Supreme Court Rules 'Home Equity Theft' Is Still Theft Even When Your County Government Is Involved

 May 27, 2023

Thursday, the Supreme Court ruled 9-0 in favor of a 94-year-old widow in her dispute with the government of Hennepin County, Minnesota, which sold her residence for a minor tax debt and pocketed the difference.

The narrative begins in 1999, when Geralidein Tyler purchased a condominium in Minneapolis. In 2010, she decided to relocate to a retirement community for a variety of reasons, according to a report by Red State.

Tyler fell behind on her property taxes as a result of the financial burden of paying a mortgage, condo fees, and rent on her retirement apartment. In 2015, she owed $2,300 in delinquent taxes; the county added interest and penalties, bringing the total to $15,000.

The county seized Tyler's property title and sold it for $40,000 at a tax auction. The county applied $15,000 to Tyler's debt and retained the remainder. They reasoned that once the county confiscated her title, she was no longer the owner of the property and had no rights. This left Tyler responsible for a mortgage of $50,000 and condo fees of $12,000.

The Type of Theft

Tyler's situation is not reportedly uncommon. Twelve states allow local governments to sell the property at auction to resolve tax claims and collect the difference.

Tyler filed a lawsuit, asserting two claims. First, she argued that the county's confiscation of proceeds over delinquent taxes and fees violated the Fifth Amendment.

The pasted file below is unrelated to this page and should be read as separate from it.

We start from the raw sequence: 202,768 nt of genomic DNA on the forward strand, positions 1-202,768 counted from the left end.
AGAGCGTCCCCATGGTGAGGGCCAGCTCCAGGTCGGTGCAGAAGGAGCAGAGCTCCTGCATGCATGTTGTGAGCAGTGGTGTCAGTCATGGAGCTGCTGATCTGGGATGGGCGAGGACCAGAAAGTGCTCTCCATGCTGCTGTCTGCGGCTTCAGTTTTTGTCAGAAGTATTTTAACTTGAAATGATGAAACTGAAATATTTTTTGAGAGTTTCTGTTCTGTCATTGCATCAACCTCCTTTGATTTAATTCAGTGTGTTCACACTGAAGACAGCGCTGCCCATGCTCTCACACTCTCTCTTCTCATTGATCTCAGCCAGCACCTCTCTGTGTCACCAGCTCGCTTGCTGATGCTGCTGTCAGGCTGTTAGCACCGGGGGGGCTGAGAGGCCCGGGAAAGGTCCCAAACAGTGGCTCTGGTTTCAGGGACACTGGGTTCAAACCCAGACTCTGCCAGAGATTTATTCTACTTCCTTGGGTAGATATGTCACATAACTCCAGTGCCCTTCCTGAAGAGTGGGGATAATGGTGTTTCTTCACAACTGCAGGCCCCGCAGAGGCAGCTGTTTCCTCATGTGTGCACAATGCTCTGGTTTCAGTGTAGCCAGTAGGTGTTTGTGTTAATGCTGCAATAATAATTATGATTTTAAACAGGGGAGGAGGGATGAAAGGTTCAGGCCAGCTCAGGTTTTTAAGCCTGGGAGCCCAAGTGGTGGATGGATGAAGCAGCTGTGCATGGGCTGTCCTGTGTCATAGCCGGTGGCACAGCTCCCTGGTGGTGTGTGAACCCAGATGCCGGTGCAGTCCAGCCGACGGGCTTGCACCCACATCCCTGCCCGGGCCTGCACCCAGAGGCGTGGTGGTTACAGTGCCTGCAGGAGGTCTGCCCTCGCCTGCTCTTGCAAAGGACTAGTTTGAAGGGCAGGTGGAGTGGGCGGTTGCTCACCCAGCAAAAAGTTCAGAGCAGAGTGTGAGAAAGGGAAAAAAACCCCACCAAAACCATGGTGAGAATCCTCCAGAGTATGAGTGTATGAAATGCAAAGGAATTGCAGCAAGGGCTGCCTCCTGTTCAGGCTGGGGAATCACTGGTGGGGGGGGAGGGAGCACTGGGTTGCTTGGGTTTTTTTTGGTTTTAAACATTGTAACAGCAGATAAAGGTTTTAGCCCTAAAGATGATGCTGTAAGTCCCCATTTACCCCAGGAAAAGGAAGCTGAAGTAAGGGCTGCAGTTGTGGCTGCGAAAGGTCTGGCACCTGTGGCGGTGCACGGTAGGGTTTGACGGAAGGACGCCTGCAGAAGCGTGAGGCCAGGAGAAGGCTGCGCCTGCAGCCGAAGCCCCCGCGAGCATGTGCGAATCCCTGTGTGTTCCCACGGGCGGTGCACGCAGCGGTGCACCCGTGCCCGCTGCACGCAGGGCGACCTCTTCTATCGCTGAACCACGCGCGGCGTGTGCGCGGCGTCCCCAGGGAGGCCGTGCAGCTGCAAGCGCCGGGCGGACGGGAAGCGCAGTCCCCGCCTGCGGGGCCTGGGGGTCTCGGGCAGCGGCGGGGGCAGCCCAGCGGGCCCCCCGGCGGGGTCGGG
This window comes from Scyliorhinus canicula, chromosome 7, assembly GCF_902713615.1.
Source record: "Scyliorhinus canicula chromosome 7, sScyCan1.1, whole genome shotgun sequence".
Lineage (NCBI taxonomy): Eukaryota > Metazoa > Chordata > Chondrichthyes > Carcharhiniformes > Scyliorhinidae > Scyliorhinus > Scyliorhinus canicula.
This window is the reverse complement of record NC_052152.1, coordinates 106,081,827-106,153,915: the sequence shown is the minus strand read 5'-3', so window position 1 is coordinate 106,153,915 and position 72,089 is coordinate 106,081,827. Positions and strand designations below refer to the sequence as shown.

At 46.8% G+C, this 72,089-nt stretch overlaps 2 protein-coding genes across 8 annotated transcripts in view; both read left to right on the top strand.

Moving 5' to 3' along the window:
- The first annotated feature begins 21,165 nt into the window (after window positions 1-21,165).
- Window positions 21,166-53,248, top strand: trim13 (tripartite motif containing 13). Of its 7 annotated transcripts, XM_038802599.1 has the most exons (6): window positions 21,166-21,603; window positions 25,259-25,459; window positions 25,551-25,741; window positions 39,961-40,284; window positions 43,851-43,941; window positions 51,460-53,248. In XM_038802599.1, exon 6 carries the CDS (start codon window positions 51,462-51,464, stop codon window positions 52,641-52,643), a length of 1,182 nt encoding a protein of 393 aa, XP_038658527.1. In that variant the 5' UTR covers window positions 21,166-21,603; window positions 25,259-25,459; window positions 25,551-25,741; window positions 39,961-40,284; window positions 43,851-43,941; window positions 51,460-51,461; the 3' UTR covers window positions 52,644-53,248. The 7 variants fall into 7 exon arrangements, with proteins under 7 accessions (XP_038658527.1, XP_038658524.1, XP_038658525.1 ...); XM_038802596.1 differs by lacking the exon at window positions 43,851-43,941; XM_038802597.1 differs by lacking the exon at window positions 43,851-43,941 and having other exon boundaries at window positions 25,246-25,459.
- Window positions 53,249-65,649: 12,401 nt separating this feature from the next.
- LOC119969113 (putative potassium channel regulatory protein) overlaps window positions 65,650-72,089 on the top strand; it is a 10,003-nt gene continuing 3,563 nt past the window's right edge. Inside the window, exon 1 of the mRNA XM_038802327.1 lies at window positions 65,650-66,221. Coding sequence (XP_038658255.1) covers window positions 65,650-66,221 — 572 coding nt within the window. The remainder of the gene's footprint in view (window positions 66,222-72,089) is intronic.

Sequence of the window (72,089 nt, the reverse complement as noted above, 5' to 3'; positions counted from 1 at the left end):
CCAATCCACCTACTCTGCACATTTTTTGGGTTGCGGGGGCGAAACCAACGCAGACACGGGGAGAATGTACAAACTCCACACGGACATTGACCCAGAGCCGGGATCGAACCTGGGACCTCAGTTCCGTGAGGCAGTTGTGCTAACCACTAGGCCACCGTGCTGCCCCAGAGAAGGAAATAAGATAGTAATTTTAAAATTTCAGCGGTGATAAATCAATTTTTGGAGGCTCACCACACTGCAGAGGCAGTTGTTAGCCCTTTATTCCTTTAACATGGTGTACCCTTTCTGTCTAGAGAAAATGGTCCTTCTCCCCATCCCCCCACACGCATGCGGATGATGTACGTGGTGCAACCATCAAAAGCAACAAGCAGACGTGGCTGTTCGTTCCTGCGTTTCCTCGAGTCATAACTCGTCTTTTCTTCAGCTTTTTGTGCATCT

In addition, she argued that the penalties and fees for delinquent taxes, which increased a $2,300 bill to $15,000, violated the Eighth Amendment's prohibition on "excessive fines."

The district court dismissed the case because Tyler had no right to the proceeds under Minnesota law and lacked standing to contest the fines and fees.

The Takings Clause

She filed an appeal with the Eighth Circuit, which expedited the case. Tyler then addressed the Supreme Court. Thursday, the jury rendered a unanimous 9-0 verdict in favor of Tyler.

Chief Justice John Roberts, writing for the whole court, started by addressing the county's claim that Tyler didn't have a legal right, called "standing," to bring her takings claim at all.

He disagreed with the county and said that Tyler did have standing. The county said that Tyler wasn't hurt by the sale of her condo because she might have had a $49,000 mortgage on it and a $12,000 lien for unpaid homeowners' association fees.

The judges said that the county's claims were just guesses because the county had never shown proof of either the mortgage or the lien. But, Roberts added, “Tyler still plausibly alleges a financial harm: The County has kept $25,000 that belongs to her.” Roberts wrote that if Tyler had gotten that money, she could have used it to pay off some of the condo's bills.

Roberts asked the judges whether the $25,000 left over after Tyler's condo was sold to pay off her tax bill to the county is "property" for the purposes of the takings clause. This was Tyler's main argument. The county looked to a state law from 1935 that says a property owner loses her right to the property if she doesn't pay her property taxes on time. So, the county said, the government didn't have any property to take.

The court differed, saying that property rights cannot be so easily manipulated. Roberts pointed out that even Minnesota agrees that in other situations, a property owner is entitled to the amount of money that is more than her debt.

Roberts wrote that the county can sell Tyler's home to get the $15,000 she pays in back taxes. However, the county cannot use the tax debt as a foothold to take more property than was due. Roberts said that by keeping the $25,000, the county carried out a "classic taking," in which the government takes "private property for its own use."

" A free people [claim] their rights, as derived from the laws of nature."
Thomas Jefferson
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